In Python, you can set default values for parameters, like so:
The result of which is a function you can call either with or without a parameter. This seems simple enough, and works very nicely. However what if you want to use something more complex as the default parameter? Say, a list?
This works just fine, exactly like the previous example. But one thing that may or may not immediately be obvious is every call to this function without an explicit parameter will share the same list. Python is smart enough not to re-parse the default parameters ever time the function is called, meaning that only one empty list is ever created in defining or using
func(). Usually this has no effect on the programmer - if your default values are primitive or immutable types, which the vast majority of default values likely are, there is no loss to the function sharing the value between different calls - it won't be changed. And even when mutable types are used, it's rare to gain any benefit from changing a mutable data structure the rest of the program cannot access, and as such most cases of mutable types as default parameters are used simply for accessing, not mutating, the data.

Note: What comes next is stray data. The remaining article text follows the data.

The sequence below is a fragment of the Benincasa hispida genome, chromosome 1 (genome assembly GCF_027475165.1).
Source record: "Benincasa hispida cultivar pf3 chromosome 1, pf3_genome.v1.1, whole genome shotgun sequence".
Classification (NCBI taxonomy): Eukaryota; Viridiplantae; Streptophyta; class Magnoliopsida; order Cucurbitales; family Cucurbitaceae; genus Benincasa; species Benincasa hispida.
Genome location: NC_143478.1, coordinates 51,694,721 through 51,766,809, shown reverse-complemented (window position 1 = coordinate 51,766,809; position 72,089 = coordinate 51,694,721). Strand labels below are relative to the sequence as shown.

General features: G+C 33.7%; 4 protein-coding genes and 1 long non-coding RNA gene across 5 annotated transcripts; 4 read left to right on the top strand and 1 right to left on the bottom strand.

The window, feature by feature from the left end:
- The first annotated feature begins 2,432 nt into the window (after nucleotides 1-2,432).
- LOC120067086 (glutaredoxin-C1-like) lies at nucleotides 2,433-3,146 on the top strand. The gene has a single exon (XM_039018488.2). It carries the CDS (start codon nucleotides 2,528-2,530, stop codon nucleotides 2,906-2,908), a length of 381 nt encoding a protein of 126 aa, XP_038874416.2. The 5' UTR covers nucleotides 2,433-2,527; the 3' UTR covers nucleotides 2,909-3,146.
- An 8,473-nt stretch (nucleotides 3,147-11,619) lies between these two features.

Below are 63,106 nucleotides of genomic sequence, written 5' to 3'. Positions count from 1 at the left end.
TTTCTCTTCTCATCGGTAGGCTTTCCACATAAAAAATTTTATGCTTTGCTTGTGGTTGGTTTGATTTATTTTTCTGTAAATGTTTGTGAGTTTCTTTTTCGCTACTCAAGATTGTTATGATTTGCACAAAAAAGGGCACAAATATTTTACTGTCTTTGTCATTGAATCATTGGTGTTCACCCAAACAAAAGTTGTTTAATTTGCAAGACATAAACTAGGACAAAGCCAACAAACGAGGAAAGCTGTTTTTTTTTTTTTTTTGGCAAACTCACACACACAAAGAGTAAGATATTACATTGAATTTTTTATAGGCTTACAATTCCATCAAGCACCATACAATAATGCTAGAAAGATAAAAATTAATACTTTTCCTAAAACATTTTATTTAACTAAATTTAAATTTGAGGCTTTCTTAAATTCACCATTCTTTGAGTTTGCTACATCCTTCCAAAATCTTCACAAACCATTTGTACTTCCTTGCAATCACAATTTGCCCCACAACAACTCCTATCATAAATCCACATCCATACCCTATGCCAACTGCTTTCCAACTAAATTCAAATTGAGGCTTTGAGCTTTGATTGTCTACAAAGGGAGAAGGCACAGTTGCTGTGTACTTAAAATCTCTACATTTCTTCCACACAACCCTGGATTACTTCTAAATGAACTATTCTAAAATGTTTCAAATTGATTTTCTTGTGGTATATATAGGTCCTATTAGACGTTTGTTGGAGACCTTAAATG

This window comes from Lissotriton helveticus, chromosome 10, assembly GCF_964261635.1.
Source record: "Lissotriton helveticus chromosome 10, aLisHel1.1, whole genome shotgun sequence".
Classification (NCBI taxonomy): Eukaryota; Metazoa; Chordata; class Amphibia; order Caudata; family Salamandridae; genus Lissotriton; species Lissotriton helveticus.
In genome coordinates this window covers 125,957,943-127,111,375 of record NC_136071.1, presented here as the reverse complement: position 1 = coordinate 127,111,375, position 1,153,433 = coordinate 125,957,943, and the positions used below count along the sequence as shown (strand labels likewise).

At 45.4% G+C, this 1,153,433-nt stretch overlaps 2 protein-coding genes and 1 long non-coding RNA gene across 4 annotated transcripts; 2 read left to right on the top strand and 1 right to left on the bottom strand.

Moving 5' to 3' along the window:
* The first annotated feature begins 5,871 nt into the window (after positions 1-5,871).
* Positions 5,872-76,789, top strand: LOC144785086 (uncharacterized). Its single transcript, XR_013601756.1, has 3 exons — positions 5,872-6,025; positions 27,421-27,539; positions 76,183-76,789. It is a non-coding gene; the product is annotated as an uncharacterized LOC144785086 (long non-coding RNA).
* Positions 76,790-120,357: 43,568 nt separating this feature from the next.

But one example where that is not the case is in a constructor. Consider:
When constructing a BlogPost object, I don't want to take the time to explicitly tell it there are no comments, so I would usually not even bother populating that parameter. On its own, this isn't enough to get me into trouble. Neither is creating multiple BlogPosts, nor is accessing, changing, or otherwise working with a BlogPost dangerous. And so you could go quite some time developing before you find yourself in a situation where you have constructed multiple BlogPost objects and where you update the comments array of one of them. As soon as you do that, however, all other existing BlogPost objects will also have the same comment in their comments list, because it's actually the same list!
Once you think about it this behavior is not terribly shocking - you might even go so far as to say it's intuitive. However if you aren't thinking about it, it's a very bizarre problem to debug when it happens to you.
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